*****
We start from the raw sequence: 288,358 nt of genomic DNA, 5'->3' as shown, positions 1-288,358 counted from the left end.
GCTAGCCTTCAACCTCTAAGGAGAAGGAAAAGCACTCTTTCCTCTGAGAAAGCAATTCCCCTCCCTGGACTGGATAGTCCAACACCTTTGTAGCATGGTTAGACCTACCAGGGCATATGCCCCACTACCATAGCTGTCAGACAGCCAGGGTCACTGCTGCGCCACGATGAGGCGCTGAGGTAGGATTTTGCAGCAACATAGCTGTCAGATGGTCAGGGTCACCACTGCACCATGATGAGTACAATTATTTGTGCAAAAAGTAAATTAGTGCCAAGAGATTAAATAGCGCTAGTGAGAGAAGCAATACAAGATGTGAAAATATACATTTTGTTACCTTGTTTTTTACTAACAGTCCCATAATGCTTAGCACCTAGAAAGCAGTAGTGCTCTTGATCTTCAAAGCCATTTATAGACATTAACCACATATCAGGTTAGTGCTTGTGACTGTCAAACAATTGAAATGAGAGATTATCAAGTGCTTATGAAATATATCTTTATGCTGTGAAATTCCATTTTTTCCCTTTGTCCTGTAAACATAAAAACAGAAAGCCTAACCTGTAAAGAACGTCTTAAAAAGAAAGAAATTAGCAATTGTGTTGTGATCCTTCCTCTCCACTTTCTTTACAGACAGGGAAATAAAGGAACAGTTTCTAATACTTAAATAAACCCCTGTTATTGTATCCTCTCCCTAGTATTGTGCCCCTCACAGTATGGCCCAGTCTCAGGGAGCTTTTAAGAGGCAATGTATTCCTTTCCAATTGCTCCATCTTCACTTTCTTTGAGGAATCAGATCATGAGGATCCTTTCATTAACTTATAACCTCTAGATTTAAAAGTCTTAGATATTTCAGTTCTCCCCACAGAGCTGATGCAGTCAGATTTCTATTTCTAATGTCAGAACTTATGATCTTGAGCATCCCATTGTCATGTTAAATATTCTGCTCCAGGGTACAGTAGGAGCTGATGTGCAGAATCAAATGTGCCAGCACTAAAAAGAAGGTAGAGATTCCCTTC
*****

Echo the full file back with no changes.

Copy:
We start from the raw sequence: 288,358 nt of genomic DNA, 5'->3' as shown, positions 1-288,358 counted from the left end.
GCTAGCCTTCAACCTCTAAGGAGAAGGAAAAGCACTCTTTCCTCTGAGAAAGCAATTCCCCTCCCTGGACTGGATAGTCCAACACCTTTGTAGCATGGTTAGACCTACCAGGGCATATGCCCCACTACCATAGCTGTCAGACAGCCAGGGTCACTGCTGCGCCACGATGAGGCGCTGAGGTAGGATTTTGCAGCAACATAGCTGTCAGATGGTCAGGGTCACCACTGCACCATGATGAGTACAATTATTTGTGCAAAAAGTAAATTAGTGCCAAGAGATTAAATAGCGCTAGTGAGAGAAGCAATACAAGATGTGAAAATATACATTTTGTTACCTTGTTTTTTACTAACAGTCCCATAATGCTTAGCACCTAGAAAGCAGTAGTGCTCTTGATCTTCAAAGCCATTTATAGACATTAACCACATATCAGGTTAGTGCTTGTGACTGTCAAACAATTGAAATGAGAGATTATCAAGTGCTTATGAAATATATCTTTATGCTGTGAAATTCCATTTTTTCCCTTTGTCCTGTAAACATAAAAACAGAAAGCCTAACCTGTAAAGAACGTCTTAAAAAGAAAGAAATTAGCAATTGTGTTGTGATCCTTCCTCTCCACTTTCTTTACAGACAGGGAAATAAAGGAACAGTTTCTAATACTTAAATAAACCCCTGTTATTGTATCCTCTCCCTAGTATTGTGCCCCTCACAGTATGGCCCAGTCTCAGGGAGCTTTTAAGAGGCAATGTATTCCTTTCCAATTGCTCCATCTTCACTTTCTTTGAGGAATCAGATCATGAGGATCCTTTCATTAACTTATAACCTCTAGATTTAAAAGTCTTAGATATTTCAGTTCTCCCCACAGAGCTGATGCAGTCAGATTTCTATTTCTAATGTCAGAACTTATGATCTTGAGCATCCCATTGTCATGTTAAATATTCTGCTCCAGGGTACAGTAGGAGCTGATGTGCAGAATCAAATGTGCCAGCACTAAAAAGAAGGTAGAGATTCCCTTC